Honest to Goddess true story.
I’m reading To Kill a Mockingbird with my freshmen and sophomores. So far, the reading is going pretty well (when it goes, of course; fully half the students hadn’t read to the assigned chapter yesterday, but that’s not what this post is about).
The deceptively simple story has quite a lot of vocabulary words peppered throughout; though it’s told by a young girl, it’s told as the recollections of that young girl as an adult, and it’s fairly obvious from her syntax that the grown-up Scout got over her dislike of school at some point.
My students are tasked with finding those vocabulary words that they don’t know and writing them down. They weren’t doing it, so I gave them MY list of words (which was no small list, either) and told them to get started. That I had to tell them to go the next step and actually, you know, define them was astounding enough to me, but get this: one child, we’ll call him Danny, brought in the whole long list of words today, all nicely and neatly defined. I scanned his list, then asked him, “Hey, Danny; what does “the act of edifying” mean?”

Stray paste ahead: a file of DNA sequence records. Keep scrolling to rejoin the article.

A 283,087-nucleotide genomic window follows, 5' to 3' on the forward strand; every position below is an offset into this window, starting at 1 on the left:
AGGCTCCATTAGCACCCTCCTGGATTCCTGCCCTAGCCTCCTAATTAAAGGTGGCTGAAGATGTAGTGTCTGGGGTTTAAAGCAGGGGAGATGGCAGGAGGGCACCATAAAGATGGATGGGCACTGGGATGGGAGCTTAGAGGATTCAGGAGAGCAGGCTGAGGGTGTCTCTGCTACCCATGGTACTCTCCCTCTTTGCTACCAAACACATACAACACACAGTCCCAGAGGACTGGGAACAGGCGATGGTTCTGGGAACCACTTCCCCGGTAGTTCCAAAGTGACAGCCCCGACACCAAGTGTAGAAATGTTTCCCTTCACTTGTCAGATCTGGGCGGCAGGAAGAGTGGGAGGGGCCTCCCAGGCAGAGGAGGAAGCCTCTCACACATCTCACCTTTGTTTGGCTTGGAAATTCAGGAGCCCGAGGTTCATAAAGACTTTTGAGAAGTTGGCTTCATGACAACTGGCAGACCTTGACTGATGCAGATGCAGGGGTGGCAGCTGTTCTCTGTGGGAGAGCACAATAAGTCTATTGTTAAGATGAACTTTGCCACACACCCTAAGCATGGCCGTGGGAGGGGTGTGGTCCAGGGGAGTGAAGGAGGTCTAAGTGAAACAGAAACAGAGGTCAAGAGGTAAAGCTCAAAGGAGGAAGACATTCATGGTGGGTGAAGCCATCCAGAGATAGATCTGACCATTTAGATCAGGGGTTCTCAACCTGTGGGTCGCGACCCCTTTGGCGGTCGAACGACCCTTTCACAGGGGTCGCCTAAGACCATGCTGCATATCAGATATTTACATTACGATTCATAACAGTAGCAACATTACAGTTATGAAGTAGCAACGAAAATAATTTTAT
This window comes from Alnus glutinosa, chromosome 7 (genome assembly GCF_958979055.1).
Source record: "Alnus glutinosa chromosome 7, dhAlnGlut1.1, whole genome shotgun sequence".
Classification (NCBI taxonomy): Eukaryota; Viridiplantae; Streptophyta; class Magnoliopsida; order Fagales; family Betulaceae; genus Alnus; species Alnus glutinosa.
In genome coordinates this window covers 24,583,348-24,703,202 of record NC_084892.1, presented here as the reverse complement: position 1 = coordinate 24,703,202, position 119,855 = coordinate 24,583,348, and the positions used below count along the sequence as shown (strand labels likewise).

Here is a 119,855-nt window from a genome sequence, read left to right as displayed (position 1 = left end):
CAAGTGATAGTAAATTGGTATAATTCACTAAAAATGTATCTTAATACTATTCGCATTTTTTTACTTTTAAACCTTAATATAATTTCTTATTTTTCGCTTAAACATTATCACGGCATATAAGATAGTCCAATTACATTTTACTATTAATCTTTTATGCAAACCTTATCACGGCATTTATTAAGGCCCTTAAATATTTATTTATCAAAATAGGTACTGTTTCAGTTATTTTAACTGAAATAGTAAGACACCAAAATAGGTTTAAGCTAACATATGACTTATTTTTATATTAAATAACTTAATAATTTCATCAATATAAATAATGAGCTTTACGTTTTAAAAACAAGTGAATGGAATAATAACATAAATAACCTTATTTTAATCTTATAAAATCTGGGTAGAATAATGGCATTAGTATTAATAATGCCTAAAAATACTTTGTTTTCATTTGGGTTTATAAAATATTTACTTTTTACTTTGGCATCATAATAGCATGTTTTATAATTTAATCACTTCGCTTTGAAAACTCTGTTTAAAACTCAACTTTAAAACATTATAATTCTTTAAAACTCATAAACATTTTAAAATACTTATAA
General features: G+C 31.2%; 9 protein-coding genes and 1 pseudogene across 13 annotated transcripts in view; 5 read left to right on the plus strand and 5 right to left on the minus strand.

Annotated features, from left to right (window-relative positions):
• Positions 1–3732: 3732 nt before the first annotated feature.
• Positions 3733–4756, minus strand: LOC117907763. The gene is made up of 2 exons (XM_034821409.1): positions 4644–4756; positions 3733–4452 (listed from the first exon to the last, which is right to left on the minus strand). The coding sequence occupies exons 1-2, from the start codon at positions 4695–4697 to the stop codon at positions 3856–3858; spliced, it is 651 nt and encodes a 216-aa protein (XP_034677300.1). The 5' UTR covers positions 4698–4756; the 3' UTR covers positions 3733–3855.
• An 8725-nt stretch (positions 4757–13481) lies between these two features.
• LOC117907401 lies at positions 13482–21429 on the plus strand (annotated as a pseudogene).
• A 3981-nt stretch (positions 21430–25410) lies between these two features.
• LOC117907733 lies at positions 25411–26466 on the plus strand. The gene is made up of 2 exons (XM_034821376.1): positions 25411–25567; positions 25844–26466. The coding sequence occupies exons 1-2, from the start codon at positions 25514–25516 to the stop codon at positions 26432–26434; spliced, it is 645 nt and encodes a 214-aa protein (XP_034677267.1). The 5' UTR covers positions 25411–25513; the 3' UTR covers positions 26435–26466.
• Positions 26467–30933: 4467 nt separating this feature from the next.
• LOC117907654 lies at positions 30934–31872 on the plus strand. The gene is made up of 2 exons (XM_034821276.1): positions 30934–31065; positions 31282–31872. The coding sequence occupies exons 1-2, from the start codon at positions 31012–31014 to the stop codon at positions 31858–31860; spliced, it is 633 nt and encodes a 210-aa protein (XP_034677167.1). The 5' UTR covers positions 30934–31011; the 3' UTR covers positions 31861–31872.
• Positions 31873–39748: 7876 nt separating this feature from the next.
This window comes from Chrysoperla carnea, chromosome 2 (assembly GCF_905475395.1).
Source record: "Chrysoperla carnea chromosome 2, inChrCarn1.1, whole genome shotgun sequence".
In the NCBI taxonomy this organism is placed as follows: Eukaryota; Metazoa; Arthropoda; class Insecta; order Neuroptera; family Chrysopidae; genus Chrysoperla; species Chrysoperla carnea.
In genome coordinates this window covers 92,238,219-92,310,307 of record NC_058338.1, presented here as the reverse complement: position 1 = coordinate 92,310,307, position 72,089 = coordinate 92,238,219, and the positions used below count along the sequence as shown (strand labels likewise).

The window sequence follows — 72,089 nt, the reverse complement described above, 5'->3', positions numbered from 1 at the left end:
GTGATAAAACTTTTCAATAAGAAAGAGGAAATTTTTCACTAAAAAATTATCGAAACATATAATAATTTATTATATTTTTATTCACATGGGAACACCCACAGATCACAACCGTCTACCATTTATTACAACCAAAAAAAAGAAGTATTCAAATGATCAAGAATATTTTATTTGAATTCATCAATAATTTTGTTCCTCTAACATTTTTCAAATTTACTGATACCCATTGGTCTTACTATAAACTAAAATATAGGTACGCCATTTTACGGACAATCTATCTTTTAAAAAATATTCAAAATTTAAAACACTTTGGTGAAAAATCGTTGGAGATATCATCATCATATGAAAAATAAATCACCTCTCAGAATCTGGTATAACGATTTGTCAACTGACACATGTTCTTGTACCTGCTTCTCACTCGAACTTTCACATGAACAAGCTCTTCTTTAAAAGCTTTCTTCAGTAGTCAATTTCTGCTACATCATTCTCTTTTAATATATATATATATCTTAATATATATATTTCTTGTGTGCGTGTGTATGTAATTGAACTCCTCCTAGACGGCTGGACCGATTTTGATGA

“Right here, Sweet; you’ve defined edification as “the act of edifying.” What’s more, you’ve got this definition for tenterhooks; one of the hooks or bent nails that hold cloth stretched on a tenter.” What does that mean?”
“I don’t know.”
“So let me get this straight; you spent all this time defining this list of words, right? How many of these definitions do you understand?”
“I don’t know.”
This led to a pretty stern lecture about their NOT cutting and pasting dictionary.com definitions into their homework; the point of this exercise – and I was astonished that I had to explain this to them, and I told them so – is that they UNDERSTAND the words. “Don’t think for a second,” I admonished them, “that I won’t totally call you out if you define a word for me on a quiz and I’m not absolutely convinced you understand what the word means.”